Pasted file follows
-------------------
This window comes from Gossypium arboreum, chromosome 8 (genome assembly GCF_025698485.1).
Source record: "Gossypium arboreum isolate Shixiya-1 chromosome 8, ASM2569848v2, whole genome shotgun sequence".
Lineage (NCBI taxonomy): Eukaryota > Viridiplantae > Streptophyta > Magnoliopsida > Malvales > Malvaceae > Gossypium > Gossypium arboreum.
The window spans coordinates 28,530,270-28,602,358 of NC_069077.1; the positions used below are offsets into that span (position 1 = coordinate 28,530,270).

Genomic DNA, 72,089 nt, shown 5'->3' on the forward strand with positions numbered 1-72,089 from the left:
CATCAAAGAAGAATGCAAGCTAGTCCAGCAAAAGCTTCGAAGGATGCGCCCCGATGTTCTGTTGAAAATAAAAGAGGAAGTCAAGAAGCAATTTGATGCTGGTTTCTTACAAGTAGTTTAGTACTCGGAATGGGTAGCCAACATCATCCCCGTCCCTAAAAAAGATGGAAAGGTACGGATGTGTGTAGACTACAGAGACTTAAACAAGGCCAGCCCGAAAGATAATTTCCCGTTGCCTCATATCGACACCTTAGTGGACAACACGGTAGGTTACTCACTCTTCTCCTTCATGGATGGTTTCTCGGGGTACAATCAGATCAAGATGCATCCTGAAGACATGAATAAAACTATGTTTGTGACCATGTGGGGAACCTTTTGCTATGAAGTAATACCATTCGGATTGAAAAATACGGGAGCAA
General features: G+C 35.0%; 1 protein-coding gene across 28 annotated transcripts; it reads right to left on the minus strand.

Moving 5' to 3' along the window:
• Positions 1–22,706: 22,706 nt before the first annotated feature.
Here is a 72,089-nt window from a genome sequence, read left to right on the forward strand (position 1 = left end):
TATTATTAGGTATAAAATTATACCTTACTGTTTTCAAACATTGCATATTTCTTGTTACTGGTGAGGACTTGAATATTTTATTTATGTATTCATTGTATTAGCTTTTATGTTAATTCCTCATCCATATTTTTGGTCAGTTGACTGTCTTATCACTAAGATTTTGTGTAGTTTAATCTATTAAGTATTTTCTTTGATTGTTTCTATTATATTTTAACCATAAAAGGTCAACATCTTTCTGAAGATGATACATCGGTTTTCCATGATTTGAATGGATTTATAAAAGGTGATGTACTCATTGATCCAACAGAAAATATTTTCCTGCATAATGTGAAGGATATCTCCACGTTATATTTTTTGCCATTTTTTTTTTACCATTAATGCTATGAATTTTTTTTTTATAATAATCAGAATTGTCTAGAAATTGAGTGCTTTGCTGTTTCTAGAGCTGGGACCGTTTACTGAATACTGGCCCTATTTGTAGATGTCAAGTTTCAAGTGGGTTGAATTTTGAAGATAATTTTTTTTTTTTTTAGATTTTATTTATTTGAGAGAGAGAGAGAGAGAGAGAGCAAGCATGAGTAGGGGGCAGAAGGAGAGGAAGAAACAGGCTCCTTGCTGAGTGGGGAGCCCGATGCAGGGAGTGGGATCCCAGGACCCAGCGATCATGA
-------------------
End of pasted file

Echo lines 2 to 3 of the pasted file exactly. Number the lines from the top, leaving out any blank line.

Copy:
Source record: "Gossypium arboreum isolate Shixiya-1 chromosome 8, ASM2569848v2, whole genome shotgun sequence".
Lineage (NCBI taxonomy): Eukaryota > Viridiplantae > Streptophyta > Magnoliopsida > Malvales > Malvaceae > Gossypium > Gossypium arboreum.